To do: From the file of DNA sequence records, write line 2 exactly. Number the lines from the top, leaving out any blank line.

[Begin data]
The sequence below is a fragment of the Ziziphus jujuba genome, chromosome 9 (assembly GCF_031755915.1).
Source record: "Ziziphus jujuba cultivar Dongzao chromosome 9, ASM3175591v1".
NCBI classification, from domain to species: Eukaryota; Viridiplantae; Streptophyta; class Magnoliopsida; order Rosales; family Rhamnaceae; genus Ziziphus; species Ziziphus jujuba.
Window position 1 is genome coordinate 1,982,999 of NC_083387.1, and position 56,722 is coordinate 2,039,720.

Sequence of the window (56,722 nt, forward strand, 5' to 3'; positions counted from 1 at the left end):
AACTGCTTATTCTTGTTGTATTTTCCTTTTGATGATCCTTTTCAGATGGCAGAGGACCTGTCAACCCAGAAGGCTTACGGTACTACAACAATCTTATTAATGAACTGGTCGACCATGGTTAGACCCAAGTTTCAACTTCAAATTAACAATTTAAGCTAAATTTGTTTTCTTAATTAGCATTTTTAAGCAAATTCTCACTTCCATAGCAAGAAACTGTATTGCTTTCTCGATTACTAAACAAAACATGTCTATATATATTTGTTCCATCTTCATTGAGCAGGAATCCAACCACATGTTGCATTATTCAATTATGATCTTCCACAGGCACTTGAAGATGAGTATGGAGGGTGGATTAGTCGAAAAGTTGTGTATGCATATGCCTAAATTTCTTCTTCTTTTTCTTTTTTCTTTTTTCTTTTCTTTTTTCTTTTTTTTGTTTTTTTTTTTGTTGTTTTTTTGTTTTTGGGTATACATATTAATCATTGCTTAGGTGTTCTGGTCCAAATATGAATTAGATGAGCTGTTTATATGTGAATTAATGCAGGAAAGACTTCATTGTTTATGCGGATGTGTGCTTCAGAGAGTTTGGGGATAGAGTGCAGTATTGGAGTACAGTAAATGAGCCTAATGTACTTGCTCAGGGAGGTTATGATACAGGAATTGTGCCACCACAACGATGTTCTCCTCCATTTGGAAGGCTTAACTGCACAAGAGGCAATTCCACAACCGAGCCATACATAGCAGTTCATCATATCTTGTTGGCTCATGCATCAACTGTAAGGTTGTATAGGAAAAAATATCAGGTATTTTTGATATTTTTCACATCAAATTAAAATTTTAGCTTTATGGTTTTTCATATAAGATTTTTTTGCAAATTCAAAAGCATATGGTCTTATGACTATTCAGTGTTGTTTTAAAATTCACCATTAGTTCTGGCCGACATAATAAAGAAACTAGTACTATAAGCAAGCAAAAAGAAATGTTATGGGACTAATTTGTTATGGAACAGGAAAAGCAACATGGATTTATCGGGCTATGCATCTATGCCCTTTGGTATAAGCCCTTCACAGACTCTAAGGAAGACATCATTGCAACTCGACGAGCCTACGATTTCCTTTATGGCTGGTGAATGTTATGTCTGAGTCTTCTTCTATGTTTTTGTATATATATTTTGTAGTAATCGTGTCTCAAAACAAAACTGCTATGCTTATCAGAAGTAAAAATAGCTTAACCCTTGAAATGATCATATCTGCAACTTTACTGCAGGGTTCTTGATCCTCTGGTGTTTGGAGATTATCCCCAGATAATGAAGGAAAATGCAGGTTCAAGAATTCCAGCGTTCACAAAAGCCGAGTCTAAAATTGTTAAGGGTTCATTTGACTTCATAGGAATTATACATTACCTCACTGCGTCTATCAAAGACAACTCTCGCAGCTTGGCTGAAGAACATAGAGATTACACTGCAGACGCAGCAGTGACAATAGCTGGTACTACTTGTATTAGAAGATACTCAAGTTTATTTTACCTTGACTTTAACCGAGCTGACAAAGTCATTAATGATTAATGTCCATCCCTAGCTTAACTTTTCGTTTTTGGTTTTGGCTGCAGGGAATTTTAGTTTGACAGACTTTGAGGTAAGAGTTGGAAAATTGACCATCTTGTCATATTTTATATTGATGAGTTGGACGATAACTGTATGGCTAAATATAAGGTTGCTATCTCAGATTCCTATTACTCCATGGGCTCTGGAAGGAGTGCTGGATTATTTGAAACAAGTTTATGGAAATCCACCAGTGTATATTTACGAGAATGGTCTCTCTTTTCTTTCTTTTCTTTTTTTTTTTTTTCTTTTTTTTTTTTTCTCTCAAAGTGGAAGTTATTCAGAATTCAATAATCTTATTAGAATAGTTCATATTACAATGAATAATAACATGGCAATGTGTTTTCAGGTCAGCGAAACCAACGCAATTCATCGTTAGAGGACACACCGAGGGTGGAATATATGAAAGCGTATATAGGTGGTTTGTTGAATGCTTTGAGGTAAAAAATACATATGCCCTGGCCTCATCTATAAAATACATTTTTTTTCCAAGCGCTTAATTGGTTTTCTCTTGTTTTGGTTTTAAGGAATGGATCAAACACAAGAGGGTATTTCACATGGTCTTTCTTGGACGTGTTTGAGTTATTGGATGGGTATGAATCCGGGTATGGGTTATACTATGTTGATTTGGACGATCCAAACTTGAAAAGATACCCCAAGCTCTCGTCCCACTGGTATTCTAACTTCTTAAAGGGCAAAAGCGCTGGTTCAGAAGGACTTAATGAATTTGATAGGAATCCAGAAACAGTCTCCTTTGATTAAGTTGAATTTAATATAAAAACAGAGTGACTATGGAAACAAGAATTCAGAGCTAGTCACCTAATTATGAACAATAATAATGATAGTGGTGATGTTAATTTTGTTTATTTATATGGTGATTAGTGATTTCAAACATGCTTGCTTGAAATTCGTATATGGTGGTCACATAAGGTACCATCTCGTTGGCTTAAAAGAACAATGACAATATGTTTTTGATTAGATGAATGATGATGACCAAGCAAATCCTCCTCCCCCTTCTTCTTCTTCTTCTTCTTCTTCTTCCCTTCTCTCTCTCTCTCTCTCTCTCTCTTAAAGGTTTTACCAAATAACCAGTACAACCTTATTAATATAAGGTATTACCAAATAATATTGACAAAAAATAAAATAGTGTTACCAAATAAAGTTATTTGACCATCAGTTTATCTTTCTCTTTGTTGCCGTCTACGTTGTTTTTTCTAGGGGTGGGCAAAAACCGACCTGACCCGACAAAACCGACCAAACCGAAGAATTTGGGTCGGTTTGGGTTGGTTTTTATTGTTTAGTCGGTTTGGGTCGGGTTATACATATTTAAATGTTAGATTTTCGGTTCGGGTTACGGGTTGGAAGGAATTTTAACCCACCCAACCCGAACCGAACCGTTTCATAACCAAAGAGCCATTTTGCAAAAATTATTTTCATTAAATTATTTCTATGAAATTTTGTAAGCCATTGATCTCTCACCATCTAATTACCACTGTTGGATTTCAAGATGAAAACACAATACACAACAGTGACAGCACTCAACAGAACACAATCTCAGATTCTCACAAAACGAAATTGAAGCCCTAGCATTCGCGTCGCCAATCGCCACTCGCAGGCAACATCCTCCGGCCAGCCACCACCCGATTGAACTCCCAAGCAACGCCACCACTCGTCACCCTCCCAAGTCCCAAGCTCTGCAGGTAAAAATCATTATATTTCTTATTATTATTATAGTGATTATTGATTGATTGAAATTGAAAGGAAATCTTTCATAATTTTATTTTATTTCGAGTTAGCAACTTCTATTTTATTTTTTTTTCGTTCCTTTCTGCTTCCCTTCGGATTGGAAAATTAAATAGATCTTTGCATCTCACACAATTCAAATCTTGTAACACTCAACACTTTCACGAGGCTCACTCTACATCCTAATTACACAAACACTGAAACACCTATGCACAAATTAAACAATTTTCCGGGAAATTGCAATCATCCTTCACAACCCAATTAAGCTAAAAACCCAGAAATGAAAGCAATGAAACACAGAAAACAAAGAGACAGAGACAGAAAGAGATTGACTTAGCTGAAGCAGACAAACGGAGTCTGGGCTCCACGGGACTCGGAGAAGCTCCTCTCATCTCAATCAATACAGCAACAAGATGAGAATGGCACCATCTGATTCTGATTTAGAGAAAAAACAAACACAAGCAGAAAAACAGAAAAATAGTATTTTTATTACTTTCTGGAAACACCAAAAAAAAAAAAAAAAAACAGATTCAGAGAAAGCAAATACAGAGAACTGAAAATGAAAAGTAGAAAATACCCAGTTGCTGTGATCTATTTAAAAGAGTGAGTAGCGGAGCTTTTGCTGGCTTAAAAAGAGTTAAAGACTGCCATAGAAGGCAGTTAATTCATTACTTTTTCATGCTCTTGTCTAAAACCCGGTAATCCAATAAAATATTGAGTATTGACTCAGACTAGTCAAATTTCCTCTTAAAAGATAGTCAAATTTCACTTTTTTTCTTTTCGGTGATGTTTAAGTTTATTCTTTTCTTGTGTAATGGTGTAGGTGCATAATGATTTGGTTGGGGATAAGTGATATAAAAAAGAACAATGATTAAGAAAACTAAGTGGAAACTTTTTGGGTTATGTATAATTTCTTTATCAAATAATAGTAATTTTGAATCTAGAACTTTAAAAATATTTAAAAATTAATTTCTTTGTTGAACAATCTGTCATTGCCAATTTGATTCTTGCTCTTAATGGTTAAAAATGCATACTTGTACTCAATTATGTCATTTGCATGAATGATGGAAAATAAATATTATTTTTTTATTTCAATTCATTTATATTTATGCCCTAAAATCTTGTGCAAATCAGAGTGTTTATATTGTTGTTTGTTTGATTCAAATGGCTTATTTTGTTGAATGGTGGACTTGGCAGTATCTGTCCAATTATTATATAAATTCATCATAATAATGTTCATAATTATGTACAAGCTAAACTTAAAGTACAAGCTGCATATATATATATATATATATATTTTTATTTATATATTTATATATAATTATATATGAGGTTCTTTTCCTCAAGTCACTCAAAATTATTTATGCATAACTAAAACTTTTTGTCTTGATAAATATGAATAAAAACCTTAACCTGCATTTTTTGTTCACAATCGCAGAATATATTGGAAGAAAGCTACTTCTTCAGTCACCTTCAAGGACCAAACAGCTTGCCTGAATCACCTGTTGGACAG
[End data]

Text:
Source record: "Ziziphus jujuba cultivar Dongzao chromosome 9, ASM3175591v1".